The Island Trail, visible below you, follows the sharp meander of Walnut Creek. Many cliff dwelling rooms, unique in this area, were built throughout the canyon at the level of this trail. On both rims are numerous pithouses and pueblos.
On the very top of the rock promontory or "island" before you, are more rooms. Walls were constructed to block easy access to them.
Maybe this intriguing arrangement of sites met seasonal, security, social, or ritual needs.
Walnut Canyon was known and used by people for thousands of years before it became a focal point for a community during the 1100s. Changing natural and social conditions across the region undoubtedly played into the decision to settle here. By 1100 the Southwest's population had swelled. People were looking for new places to live and farm.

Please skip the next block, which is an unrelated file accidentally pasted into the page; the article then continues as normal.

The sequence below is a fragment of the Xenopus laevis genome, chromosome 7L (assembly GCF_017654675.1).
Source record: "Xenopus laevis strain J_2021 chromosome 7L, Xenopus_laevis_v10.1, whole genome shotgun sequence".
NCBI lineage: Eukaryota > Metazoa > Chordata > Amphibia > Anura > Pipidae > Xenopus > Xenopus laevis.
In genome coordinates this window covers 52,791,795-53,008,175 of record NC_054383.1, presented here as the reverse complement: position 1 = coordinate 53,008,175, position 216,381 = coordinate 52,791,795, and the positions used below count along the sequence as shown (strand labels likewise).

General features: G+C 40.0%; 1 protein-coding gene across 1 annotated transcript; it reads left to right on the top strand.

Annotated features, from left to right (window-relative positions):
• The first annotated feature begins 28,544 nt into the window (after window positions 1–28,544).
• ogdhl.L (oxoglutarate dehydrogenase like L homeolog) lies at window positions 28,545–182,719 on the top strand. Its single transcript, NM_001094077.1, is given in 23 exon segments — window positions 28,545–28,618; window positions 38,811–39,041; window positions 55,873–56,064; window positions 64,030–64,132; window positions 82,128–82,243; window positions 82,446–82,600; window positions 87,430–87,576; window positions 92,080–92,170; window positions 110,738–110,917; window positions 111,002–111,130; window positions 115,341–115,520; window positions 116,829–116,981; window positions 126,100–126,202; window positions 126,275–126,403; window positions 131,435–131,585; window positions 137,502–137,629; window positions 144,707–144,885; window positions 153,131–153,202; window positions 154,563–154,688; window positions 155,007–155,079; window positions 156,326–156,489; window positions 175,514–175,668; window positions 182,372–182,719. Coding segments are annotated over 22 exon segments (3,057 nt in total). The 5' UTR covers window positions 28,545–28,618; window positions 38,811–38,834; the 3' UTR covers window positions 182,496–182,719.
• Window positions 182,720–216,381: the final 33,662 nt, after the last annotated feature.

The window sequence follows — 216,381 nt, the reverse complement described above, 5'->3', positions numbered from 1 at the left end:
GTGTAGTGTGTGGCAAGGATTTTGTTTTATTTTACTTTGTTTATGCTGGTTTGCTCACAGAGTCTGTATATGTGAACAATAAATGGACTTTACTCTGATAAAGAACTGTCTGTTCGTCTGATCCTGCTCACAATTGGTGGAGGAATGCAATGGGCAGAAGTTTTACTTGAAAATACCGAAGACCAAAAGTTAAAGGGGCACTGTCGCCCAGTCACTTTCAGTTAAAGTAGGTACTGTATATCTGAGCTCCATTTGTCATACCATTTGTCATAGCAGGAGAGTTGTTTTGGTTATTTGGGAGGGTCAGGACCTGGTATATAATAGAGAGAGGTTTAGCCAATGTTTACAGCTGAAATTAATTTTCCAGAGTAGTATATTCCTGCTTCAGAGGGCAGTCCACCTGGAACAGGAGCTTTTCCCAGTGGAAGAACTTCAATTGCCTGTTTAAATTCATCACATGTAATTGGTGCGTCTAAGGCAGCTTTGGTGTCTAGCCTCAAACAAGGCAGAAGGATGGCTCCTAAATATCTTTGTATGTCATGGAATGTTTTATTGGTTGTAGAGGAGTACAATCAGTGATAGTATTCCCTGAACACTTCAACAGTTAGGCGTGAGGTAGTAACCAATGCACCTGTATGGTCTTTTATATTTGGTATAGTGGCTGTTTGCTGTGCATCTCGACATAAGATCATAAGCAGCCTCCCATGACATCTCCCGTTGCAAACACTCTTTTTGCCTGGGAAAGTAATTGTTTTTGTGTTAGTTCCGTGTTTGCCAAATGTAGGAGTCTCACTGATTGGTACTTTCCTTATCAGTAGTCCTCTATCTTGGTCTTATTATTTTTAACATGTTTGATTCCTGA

There may have been other attractions. Some tribal consultants believe people built here for refuge and protection, or for isolation and ceremonial preparation.
[Photo captions read]
[1.] This large pueblo can be seen along the Rim Trail. Cliff dwellings were built on ledges throughout the canyon. You will see this one [in photo 2]on your hike around the "island."
[2.] Ancestral homesites are claimed by various groups today including Hopi clans that trace their migrations through Walnut Canyon and these dwellings.
[3.] Depending on the calculation method used, Walnut Canyon's peak population may have been as few as 75 people or as many as 400.